20 rithms (both supervised and unsupervised) can be used to
0 build server behavior models that are able to classify servers
0.00 0.06 0.12 0.18 0.24 0.30 0.36 0.42 0.48 into proxy or non proxy. In our case, we ﬁrstly opt for an
Response Time [s]
unsupervised technique: the K-means algorithm.
Once a server behavior model has been created, it is de-
Figure 1: Histogram of the ﬁrst response time for
ployed in a network probe located on the Internet access
proxies and normal sites.
link. The probe monitors HTTP traﬃc and collects the fea-
tures from the observed ﬂows. When the number of ﬂows for
a certain server reaches a threshold, it computes the server
During our trial, we recorded packet traces. The analysis
proﬁle and uses the model to identify whether this server is
of these traces shows that the browser ﬁrst makes a POST
a proxy. To establish with higher conﬁdence the nature of
request to which the proxy servers respond with the HTTP
a given server, one might consider to test a server multiple
temporary redirection code. Only the second browser re-
times before taking the ﬁnal decision. However, this involves
quests actually triggers the remote procedure that fetches
measuring multiple independent proﬁles of the same server
the requested page from the target site, introducing another
which might require to wait for a comparatively longer pe-
delay. However, it is possible that also the target site uses
riod. The result can then be sent oﬀ to the network admin-
browser redirection, typically for POST requests or for serv-
istrator for validation or can trigger an automatic update
ing certain dynamic contents in Web 2.0 applications. In re-
on the ﬁrewall to immediately terminate all ﬂows involving
sponse to these redirections, we observe that the proxies sim-
the proxy and prevent further connections.
ply generate another redirect response for the user browser
Given that only packet headers are used, the network
and slow down the communication by another round trip.
probe can be built on commodity hardware as this is suf-
One factor that further complicates the identiﬁcation of
ﬁcient to cope with current access link speeds, even up to
these proxies is that the speciﬁc mechanics of the commu-
1 Gbps . Further, the approach is easily scalable by dis-
nication between browsers and proxy servers appear to de-
tributing the load on multiple network probes using ﬂow
pend on the implementation (or the HTTP server conﬁgu-
hashing techniques .
ration): in some cases, all the HTTP requests to access a
single URL reuse the same TCP connections. Conversely,
for other proxies, the server closes the connection after each 4. CONCLUSION
request during the redirection procedure. Therefore, multi- We have introduced a novel method for identifying anony-
ple TCP connections are established to fetch the page. We mous Web proxies that relies on the speciﬁc server behavior
envision these can be correlated (e.g., using the approach rather than payload inspection. We have started to collect
in ) so that more meaningful information than the single training data using free proxies available on the Internet.
connection information can be provided to the identiﬁcation Some preliminary experiments have given us promising re-
method. sults and we plan to include them in the ﬁnal poster.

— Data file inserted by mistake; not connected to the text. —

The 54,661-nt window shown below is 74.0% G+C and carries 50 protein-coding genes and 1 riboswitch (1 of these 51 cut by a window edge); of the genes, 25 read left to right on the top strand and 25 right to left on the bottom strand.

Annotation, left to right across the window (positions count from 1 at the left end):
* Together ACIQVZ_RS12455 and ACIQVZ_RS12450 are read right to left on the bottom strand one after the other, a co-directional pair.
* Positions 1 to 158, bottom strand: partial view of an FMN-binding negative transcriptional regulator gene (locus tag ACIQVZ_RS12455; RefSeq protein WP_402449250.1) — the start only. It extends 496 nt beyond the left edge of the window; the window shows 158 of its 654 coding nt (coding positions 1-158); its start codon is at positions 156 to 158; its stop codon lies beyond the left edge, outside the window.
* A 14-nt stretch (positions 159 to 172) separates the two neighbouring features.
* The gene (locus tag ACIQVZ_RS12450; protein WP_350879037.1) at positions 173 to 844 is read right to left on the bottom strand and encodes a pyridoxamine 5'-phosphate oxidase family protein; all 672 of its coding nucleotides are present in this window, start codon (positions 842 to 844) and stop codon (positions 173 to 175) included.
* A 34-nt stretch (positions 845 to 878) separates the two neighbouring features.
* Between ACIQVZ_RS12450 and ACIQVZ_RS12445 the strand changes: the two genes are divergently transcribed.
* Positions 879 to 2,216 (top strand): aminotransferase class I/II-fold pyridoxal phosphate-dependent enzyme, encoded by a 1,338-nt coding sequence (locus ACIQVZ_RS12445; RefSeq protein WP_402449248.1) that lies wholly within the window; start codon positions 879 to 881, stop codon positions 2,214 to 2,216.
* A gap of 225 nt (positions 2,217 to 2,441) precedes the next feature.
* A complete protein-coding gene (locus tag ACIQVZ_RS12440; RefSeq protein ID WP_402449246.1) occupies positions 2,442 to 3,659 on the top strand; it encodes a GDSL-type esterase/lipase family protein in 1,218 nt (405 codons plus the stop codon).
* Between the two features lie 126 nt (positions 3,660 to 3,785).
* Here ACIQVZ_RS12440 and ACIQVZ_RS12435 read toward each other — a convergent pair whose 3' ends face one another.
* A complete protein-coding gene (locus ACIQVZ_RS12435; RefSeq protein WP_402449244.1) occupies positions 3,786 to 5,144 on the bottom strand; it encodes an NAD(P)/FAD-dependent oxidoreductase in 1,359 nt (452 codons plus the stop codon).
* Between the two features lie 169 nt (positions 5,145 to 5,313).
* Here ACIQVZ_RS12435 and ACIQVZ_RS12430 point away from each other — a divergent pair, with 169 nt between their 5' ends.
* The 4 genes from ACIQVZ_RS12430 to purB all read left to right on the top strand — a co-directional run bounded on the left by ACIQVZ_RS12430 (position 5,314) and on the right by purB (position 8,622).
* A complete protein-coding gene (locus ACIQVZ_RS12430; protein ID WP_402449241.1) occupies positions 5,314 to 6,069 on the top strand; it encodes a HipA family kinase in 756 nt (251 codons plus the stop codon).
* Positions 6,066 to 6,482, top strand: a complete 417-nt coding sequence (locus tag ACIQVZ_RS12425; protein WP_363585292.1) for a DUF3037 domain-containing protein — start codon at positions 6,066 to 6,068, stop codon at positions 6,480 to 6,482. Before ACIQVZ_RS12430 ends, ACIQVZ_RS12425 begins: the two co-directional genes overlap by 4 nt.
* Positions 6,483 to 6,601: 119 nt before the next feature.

3. METHOD 5. REFERENCES
 M. Griﬃths. Internet abuse in the workplace: Issues and
The underlying idea of our approach is to create a server concerns for employers and employment counselors. Journal
behavior model using recorded network traﬃc containing of Employment Counseling, 2003.
both proxy and normal HTTP server activities. In essence,  J. J. Johnson and K. W. Chalmers. Identifying employee
internet abuse. In Hawaii International Conference on
we want to train a classiﬁer that embeds the knowledge of System Sciences, 2007.
the normal server behavior contrasted with the proxy server  K. Siau, F. F. Nah, and L. Teng. Acceptable internet use
behavior. The classiﬁer can then be used to identify proxy policy. Commun. ACM, January 2002.
servers in live network traﬃc through passive measurements.  J. Kannan, J. Jung, V. Paxson, and C. E. Koksal.
Each server proﬁle is derived from certain ﬂow features Semi-automated discovery of application session structure.
measured from all ﬂows toward the server. The features are In Proceedings of IMC’06, 2006.
based on the characteristics of the packets that make up the  L. Bernaille, R. Teixeira, and K. Salamatian. Early
ﬂows, without looking at the payload content as it might be application identiﬁcation. In Proceedings of CoNEXT’06,
pages 1–12, Dec 2006.
encrypted. Drawing inspiration from previous works that
 M. Crotti, M. Dusi, F. Gringoli, and L. Salgarelli. Traﬃc
focus on ﬂow classiﬁcation (e.g., [5, 6]), we consider the classiﬁcation through simple statistical ﬁngerprinting.
packet sizes and the inter-packet arrival times from the ﬁrst SIGCOMM Comp. Comm. Rev., 37(1):5–16, Jan 2007.
few packets of each ﬂow (e.g., 10). This feature set allows  L. Deri. Passively monitoring networks at gigabit speeds
us to determine size, duration and inter-time of the HTTP using commodity hardware and open source software. In
requests and responses which, as observed before, have a Proceedings of PAM’03, 2003.
speciﬁc behavior for proxy servers. For instance, Figure 1  F. Schneider, J. Wallerich, and A. Feldmann. Packet capture
illustrates the diﬀerence of the ﬁrst response time between in 10-gigabit ethernet environments using contemporary
commodity hardware. In Proceedings of PAM’07, Apr 2007.
proxies and normal sites.